JOURNAL OF THE
ROYAL MEDICAL SERVICES

Official Publication for the Jordnian Royal Medical Services


here


Nidal Khasawneh MD*, Rami Al Qroom MD*, Luma Fayyad MD*, Sura AlRawabdeh MD*, Hayat Al-khasawneh MD*.


ABSTRACT

Objectives: The aim of this study is to investigate the corresponding variables: age, sex, the reason for consultation, clinical manifestations, location, methods of diagnosis, time of surgery, type of surgery, histological diagnosis, the presence of infection and subsequent evolution, with baseline comparison of our findings to those reported in the literature.

Methods: A retrospective analysis carried out of the medical records of all the patients presented with spinal dermal sinuses cases treated surgically in our setup over a period of 10-years. From January 2005 to January 2015, at King Hussein Medical Center. The mean follow up was 87 months (14-109 months).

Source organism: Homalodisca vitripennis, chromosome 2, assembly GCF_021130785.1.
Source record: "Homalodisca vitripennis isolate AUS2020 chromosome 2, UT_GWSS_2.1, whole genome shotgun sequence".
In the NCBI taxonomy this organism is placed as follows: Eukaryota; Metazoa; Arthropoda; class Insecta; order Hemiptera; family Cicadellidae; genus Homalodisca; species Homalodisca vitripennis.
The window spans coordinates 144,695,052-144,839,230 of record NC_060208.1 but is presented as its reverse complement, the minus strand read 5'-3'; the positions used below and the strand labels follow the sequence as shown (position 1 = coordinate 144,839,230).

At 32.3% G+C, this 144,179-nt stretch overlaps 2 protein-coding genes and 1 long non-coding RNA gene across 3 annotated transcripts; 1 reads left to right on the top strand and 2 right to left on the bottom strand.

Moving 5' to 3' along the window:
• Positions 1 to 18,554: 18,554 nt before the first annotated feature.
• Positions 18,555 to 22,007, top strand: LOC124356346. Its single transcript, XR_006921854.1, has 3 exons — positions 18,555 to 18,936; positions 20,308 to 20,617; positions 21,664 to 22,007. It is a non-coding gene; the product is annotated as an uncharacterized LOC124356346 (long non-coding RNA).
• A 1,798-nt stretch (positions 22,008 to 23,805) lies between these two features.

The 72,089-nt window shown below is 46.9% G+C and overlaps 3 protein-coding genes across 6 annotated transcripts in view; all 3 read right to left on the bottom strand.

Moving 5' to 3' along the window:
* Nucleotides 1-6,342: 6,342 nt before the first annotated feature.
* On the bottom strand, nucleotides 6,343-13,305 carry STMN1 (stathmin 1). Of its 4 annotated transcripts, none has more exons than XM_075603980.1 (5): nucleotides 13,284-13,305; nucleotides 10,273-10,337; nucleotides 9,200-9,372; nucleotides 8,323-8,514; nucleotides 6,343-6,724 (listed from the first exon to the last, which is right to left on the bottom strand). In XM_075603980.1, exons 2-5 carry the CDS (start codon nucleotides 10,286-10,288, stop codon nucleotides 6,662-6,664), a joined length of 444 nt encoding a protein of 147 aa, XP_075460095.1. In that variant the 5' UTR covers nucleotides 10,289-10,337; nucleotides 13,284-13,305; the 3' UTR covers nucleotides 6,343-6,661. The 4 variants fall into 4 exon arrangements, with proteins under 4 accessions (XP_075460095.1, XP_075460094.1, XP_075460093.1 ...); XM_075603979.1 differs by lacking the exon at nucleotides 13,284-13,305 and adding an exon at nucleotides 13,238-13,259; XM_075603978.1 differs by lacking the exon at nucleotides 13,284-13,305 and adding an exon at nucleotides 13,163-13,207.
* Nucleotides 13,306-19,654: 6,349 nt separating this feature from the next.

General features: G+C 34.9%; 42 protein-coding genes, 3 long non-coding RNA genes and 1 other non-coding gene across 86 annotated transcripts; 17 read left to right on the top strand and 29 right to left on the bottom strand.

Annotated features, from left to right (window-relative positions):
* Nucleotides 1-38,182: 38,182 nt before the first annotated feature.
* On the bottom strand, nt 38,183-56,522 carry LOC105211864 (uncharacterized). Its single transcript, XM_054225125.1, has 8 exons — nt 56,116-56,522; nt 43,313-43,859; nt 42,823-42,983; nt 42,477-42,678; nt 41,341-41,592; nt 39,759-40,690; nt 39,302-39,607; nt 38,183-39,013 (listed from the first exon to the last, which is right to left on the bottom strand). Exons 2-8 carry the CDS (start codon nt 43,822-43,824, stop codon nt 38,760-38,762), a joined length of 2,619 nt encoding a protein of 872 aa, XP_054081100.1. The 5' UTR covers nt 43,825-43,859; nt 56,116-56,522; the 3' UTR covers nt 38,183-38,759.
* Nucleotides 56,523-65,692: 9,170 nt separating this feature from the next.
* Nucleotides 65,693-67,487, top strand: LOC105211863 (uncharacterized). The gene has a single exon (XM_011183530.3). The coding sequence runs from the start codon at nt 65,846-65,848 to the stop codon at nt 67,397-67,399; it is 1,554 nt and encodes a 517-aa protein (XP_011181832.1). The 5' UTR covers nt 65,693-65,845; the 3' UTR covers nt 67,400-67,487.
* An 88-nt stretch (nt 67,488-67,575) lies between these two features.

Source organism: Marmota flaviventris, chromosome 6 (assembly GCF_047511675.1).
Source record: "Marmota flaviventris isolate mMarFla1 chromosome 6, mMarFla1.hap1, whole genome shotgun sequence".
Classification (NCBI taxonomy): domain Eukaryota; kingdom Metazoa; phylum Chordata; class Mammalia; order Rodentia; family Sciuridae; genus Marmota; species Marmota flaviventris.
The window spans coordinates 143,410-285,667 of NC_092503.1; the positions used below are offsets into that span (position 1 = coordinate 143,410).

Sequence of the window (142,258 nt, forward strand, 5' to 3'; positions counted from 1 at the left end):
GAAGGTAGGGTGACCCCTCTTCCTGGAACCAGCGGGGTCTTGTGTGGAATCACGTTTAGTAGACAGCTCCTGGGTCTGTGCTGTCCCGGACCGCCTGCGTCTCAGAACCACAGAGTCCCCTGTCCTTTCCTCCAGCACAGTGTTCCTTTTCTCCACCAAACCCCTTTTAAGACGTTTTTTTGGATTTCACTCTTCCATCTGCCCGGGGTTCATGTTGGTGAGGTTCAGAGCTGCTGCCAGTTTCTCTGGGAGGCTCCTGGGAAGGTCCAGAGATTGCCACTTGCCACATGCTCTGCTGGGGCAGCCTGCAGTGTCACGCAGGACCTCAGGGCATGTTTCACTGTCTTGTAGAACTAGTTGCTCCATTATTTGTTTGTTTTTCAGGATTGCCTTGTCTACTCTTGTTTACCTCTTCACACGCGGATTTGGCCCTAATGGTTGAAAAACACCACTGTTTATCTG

Results: The study group included 53 consecutive patients who were managed in a single center. Male : female ratio was 28:25.  Mean age was 3.4 years, ranging from one month to 15 years. The mean follow up was 87 months (14-109 months). Anatomically the majority of the treated sinuses occurred in lumbar region 37-cases, representing 69.8 % of cases. 83% progressed satisfactorily.

Conclusion: Spinal dermal sinuses are a rare entity that may progress to a serious neurological condition. Early detection and management have good outcomes. The Paediatrician has a crucial role in diagnosis. Surgery aims to excise the sinus tract completely, excisable skin tags, and correct the dysraphic state in the same setting.

Keywords:  Congenital, Inclusion tumour, Spinal dermal sinus.

JRMS Dec 2017; 24(3):43-47/DOI:10.12816/0042339